Digital Life, Hot Topics, Life+Style, Uncategorized

Return To Work With Me!

Last week marked my return to my service provider but I call it work because most days, I am in fact, behind a computer working. Fancy that! I’ve done a bit of work at home and while I am not necessarily in full work mode, I’m constantly thinking about how my workflow can improve and how my social media accounts’ content can engage more customers.  

I have pretty much worked every day since I left school and I have only been off sick, hmmm, let’s see, I can count my sick days on both hands, and I’ve been working ten and a half years now. I also don’t go on holidays for more than a fortnight at a time, even though I had six weeks off to travel the world and three weeks in Tasmania. I have to thank my parents for instilling a good work ethic in me.  

As you can work out from what’s written above, if I am off for an extended period of time, I’m off exploring our wonderful world, probably skiing, watching a family member play hockey or fishing. So, the period of time the I had off was all new to me. I wasn’t away nor was I sick. I was off for two and a half months in total.  

I had talked to one of my medical professionals that I see regularly and they suggested that I make a “return to normality” plan. Then I thought. I came up with an idea of a “return to work” plan, showcasing two of my favourite journaling techniques and a brand I truly believe in. It was simple. I already had all the materials I needed, all I needed was the time to construct the systems of choice.   

Each system has, as with anything, has its pros and cons. One is more of a pretty, showcase one and the other is a functional, complete on-the- fly one. Different types of systems that do the exact same job.  

First, let’s look at the Jenny Gollan Designs DigiBujo system. I am using the app Noteshelf for this, the DigiBujo is a PDF file and you just have to have a PDF annotation app to use it. Jenny has a beautiful selection of fonts and stickers, so I have been able to use stickers from my ‘stash’ to set up the DigiBuJo. Some stickers were just right but needed alterations to make them work the way I want them to. The thing that I particularly like about this system is that it’s unique to your needs etc and is aesthetically pleasing to write and type in. 

How my schedule works in the DigiBuJo.

My other system is a OneNote notebook.  OneNote is a free app by  Microsoft and works on Apple devices as well. I used to OneNote a lot, but I saw this video by Mery from Mom Behind The Computer which showed how to make a planner in OneNote. At that time I was planning to save as much money as possible as I had planned a big (and possibly expensive!) year to make my 30th year Earthside memorable. I will be the first of many people to admit that I have a problem of spending money, especially on stuff I don’t need! I also suppose at that time in my life, this system worked for me and my lifestyle. It is important to remember this was when Coronavirus wasn’t a major issue.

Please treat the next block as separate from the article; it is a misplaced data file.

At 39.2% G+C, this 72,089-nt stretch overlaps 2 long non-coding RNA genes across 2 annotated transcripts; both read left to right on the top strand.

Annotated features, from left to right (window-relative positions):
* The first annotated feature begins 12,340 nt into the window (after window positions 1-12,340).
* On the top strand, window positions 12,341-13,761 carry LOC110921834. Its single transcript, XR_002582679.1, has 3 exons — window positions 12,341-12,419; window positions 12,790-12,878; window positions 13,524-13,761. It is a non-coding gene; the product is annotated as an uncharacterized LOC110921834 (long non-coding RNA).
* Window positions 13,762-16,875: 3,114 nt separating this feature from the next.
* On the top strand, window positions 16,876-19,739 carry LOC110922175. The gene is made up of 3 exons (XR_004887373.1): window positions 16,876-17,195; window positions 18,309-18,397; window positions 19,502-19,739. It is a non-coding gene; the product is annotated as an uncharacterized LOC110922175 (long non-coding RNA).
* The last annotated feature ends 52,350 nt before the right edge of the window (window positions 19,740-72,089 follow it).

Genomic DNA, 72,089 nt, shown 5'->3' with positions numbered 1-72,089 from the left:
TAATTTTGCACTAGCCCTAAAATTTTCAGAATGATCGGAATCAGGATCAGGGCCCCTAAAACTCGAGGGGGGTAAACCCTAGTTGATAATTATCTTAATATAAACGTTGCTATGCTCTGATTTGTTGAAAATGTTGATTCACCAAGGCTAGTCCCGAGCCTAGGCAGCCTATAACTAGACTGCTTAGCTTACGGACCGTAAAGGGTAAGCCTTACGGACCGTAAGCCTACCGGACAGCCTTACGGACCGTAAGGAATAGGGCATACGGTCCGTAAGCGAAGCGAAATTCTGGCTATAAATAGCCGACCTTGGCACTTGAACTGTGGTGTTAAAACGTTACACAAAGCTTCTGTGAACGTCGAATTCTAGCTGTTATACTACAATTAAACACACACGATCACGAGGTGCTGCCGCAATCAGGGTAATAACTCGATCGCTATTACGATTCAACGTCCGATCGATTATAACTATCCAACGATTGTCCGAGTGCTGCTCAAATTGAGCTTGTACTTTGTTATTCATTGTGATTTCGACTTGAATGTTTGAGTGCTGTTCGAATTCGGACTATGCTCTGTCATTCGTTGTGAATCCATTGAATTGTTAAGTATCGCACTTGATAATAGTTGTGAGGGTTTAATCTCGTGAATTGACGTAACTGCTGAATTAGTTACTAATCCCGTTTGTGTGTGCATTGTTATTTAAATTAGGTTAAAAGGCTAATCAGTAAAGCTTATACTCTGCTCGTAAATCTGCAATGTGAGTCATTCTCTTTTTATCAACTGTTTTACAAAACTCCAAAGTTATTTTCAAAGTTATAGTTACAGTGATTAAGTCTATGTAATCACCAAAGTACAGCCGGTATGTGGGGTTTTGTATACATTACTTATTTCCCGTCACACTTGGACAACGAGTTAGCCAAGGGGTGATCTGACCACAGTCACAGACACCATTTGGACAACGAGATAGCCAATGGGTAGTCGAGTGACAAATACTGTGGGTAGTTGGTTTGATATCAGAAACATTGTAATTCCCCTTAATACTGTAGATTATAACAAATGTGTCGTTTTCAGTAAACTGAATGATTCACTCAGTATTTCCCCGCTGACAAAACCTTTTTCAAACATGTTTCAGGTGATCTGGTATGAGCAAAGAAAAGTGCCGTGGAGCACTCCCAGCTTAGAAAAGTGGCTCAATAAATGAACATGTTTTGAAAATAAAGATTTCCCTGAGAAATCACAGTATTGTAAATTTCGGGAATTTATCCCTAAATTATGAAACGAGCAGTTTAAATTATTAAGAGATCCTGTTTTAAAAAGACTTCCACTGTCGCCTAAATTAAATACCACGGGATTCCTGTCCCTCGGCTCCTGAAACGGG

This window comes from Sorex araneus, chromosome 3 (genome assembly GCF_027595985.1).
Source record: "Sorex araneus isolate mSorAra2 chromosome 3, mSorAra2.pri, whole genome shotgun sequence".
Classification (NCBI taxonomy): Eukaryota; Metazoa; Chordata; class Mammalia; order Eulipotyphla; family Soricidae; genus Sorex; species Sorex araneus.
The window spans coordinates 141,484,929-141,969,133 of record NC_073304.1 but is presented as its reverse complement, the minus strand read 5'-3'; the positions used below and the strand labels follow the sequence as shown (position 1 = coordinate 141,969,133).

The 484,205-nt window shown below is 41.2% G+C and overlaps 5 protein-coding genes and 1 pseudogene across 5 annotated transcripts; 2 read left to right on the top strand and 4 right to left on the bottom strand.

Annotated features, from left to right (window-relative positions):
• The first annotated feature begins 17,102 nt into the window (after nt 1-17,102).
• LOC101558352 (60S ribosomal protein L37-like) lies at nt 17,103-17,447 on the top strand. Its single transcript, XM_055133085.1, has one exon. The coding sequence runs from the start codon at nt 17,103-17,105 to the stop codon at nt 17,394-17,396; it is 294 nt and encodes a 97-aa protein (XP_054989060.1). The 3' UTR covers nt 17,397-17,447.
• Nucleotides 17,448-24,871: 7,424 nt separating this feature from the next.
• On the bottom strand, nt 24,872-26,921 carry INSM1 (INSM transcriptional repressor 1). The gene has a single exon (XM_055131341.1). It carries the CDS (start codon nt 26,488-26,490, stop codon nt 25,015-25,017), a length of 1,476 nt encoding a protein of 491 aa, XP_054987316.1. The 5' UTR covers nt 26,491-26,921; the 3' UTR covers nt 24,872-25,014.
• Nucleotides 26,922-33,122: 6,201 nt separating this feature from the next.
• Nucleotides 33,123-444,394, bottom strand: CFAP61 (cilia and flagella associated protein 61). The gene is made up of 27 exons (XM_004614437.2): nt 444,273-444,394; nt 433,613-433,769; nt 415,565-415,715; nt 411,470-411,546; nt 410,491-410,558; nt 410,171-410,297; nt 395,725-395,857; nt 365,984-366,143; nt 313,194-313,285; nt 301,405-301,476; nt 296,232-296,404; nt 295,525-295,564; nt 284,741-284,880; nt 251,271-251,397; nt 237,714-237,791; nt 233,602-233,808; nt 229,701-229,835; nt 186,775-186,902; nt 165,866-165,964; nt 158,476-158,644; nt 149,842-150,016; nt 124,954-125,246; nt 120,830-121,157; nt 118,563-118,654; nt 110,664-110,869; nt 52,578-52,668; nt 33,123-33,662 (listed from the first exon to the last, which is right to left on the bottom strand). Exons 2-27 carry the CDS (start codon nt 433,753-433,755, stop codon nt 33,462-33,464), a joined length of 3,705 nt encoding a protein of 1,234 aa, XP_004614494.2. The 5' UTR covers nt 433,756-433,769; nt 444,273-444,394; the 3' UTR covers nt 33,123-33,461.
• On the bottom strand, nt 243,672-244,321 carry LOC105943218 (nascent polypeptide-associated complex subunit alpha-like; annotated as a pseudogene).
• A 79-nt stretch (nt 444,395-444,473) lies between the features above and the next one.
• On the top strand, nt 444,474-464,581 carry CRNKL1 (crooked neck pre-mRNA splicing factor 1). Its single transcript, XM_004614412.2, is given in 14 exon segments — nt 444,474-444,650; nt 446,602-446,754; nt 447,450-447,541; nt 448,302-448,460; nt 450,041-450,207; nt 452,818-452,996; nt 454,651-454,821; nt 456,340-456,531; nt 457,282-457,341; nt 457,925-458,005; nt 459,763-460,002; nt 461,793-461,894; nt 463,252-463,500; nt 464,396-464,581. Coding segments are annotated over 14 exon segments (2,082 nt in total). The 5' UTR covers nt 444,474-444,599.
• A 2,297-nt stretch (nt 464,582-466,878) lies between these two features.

I also have been watching tutorials with Michele over at One Noteworthy Life to up my OneNote game, where she uses a system based on the original Bullet Journal system by Ryder Carroll.

My schedule in OneNote.

I tend to use my OneNote system a lot more because it’s quick but I wanted to see what would happen if I did it in a DigiBuJo, I had one lying around and so I experimented. I also wanted to show my readers two different methods and techniques. I tend to use the DigiBuJo system when I am not working as much and have the time to sit down and ‘make it pretty’. 

What works for me will not necessarily mean it will work for you and vice versa.   

Whatever system you prefer to use will work, it’s all down to what you find can be tailored best to suit you and your situation. There is no right or wrong, there’s only one thing that matters. YOU!   

Hot Topics, Life Stories, Life+Style, Uncategorized

CORONAVIRUS: NATURE’S WAY OF TELLING US TO SLOW DOWN?

When news of Coronavirus first broke, I was on summer holidays in Forster with my family and I thought nothing of it. I was then planning on making 2020 a memorable year as I turn thirty this spring and at that time, I was plotting ways to document my year. Coronavirus was in China, I was in Australia, so the chances of it happening here were slim.  

I have been learning many new skills during isolation.

February rolled around, at this time each year I assist in the marketing department of my local agricultural show. The first reports of a possible Coronavirus outbreak were just hitting our shores but I was knee-deep in my work, and was oblivious to the reports on the news. I just kept tabs on what was happening, world and to some extent, national news doesn’t interest me, unless it is rural or affecting small communities.